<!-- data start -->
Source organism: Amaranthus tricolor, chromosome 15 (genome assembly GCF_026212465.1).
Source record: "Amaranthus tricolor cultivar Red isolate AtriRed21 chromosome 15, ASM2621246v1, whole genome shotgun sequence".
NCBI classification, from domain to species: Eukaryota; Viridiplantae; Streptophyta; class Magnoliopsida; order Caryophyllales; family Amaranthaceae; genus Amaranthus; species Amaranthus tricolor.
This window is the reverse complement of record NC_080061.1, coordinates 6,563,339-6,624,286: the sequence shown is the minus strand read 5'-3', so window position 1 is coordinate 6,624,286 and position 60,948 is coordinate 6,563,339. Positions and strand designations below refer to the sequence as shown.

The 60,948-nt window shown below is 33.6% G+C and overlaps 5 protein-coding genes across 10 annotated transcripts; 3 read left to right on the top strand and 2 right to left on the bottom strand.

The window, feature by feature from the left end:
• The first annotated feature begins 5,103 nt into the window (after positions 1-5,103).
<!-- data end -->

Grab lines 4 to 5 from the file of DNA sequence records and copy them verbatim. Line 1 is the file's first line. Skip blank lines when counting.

This window is the reverse complement of record NC_080061.1, coordinates 6,563,339-6,624,286: the sequence shown is the minus strand read 5'-3', so window position 1 is coordinate 6,624,286 and position 60,948 is coordinate 6,563,339. Positions and strand designations below refer to the sequence as shown.

The 60,948-nt window shown below is 33.6% G+C and overlaps 5 protein-coding genes across 10 annotated transcripts; 3 read left to right on the top strand and 2 right to left on the bottom strand.